Michael Longley's Man Lying on a Wall might almost be a photograph album of a family holiday in the country: the poet is seen swimming, plucking a goose, carrying water, admiring a view, sailing, etc—some of the poems are like extended haikus where natural objects are seen with clarity and affection, but Mr Longley is seldom content just to describe and allow the reader to make connections between the objects of the poem and the feelings they arouse. It is as if the photographs were each supplied with a caption that sought to turn a snapshot into a statement….
Nowadays poets don't like to be thought of as writing light verse, though it is a respectable genre with a long history. The title poem of Mr Longley's collection describes a man, dressed in a city suit complete with bowler hat, lying on a wall, and wonders whether he's asleep or reluctant to go somewhere. His briefcase, containing perhaps other people's worries, lies discarded on the ground beneath. Mr Longley writes of this curious little vignette: "The man lying on the wall might be resting between sleep and waking, dream and reality, fact and fiction, freedom and responsibility, life and death." He might be between many other opposites, but Mr Longley's remark sounds like an attempt to drag the poem into the category of high seriousness. The poem is a "Homage to L. S. Lowry"; if Lowry has painted a man he saw, or imagined, on a wall, I am sure he meant it to be a man lying on a wall and nothing else. The lack of any message would be as plain as the man. It is difficult to be sure whether or not Mr Longley's most innocent and charming snapshots are not concealing some message: I can enjoy the pictures but am worried about the captions.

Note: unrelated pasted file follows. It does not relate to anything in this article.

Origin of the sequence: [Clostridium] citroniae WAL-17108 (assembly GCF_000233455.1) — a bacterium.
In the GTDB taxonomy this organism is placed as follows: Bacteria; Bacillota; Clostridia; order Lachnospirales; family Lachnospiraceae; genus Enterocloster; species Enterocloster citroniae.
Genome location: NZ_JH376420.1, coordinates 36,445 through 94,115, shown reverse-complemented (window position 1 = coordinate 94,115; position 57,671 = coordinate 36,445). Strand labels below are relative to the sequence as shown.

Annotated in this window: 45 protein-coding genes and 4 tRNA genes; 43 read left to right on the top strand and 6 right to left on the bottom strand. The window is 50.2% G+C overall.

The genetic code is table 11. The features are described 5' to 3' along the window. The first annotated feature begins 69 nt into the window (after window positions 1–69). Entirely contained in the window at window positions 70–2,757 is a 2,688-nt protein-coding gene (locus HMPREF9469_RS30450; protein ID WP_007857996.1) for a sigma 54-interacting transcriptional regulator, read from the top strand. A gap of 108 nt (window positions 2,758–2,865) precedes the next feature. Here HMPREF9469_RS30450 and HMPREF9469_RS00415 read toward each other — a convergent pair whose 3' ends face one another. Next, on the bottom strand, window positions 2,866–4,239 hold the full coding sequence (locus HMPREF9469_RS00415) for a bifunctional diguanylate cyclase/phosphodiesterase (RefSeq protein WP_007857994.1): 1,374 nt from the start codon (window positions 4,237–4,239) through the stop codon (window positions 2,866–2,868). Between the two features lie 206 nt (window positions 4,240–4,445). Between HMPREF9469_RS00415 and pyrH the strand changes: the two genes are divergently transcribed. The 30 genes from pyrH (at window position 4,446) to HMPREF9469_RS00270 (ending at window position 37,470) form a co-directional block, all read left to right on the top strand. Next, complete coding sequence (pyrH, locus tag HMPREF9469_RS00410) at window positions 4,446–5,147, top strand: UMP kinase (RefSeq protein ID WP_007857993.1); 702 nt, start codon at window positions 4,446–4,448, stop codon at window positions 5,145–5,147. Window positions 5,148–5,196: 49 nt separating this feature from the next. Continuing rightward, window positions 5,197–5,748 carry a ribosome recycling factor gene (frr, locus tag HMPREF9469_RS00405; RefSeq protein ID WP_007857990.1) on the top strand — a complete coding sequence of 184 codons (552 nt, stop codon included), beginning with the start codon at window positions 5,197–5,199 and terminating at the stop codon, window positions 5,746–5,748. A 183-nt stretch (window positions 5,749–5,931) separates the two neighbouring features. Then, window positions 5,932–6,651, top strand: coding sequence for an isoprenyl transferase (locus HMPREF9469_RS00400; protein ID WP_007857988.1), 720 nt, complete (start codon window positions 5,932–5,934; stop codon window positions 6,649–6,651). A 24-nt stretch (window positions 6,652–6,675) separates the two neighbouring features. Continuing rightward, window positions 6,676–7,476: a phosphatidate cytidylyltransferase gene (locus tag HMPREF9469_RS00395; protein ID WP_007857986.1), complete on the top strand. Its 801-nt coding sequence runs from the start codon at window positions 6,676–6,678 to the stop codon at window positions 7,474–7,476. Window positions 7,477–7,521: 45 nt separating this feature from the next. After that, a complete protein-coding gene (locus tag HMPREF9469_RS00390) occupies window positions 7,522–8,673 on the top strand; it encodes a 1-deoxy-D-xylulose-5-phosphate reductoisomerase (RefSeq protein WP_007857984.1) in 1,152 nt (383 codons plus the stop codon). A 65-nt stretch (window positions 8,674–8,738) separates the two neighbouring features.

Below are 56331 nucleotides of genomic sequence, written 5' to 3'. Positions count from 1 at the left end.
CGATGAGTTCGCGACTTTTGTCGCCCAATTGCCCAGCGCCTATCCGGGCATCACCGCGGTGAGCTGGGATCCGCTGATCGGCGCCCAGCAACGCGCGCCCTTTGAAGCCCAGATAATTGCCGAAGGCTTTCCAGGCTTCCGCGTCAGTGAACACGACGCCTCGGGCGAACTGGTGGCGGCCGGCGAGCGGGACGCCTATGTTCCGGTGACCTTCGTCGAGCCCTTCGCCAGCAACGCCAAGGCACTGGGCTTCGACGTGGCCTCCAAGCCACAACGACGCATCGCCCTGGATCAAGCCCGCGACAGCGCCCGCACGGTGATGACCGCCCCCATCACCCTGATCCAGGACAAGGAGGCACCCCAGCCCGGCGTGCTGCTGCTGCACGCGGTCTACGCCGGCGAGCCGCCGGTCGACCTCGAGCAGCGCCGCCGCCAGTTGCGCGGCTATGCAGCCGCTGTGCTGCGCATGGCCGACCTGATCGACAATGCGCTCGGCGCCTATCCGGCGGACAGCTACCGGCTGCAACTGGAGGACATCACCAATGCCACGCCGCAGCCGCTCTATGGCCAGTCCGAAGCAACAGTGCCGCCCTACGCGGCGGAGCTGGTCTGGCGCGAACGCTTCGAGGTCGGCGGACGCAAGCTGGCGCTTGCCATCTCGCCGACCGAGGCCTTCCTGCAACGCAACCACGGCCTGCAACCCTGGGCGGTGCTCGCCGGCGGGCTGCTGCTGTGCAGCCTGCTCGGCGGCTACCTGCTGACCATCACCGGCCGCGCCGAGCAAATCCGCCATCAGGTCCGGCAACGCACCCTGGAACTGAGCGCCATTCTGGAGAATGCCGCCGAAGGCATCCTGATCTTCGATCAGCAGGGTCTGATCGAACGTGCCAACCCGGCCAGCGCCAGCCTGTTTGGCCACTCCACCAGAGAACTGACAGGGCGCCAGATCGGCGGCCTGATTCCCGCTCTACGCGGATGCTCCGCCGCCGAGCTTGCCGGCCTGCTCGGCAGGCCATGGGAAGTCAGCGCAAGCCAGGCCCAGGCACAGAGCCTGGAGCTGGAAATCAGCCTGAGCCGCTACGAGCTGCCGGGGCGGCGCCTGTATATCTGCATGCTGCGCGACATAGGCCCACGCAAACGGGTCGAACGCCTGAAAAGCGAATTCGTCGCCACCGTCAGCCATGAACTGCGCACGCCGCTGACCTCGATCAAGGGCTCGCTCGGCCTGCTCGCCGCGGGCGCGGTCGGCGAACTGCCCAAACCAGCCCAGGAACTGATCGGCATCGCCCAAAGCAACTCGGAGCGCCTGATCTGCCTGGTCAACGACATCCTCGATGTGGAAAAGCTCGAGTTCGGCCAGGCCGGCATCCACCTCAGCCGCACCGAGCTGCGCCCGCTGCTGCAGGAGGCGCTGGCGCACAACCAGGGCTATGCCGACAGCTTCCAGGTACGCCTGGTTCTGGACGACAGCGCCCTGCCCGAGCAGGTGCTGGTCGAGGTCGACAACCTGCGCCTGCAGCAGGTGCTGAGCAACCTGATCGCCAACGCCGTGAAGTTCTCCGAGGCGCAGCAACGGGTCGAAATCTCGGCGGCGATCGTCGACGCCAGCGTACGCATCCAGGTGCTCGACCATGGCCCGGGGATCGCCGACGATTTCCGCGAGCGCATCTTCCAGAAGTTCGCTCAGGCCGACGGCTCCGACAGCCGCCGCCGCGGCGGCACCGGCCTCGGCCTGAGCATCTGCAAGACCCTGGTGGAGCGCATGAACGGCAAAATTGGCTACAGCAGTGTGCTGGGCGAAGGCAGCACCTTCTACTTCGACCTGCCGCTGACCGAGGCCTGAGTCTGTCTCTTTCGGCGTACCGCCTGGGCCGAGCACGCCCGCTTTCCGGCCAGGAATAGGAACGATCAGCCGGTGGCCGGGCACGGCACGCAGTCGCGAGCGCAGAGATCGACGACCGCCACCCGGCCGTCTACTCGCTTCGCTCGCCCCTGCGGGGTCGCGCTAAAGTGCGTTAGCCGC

Douglas Sealy, "The Intermittences of the Quill," in The Times Literary Supplement (© Times Newspapers Ltd. (London) 1976; reproduced from The Times Literary Supplement by permission), No. 3901, December 17, 1976, p. 1588.∗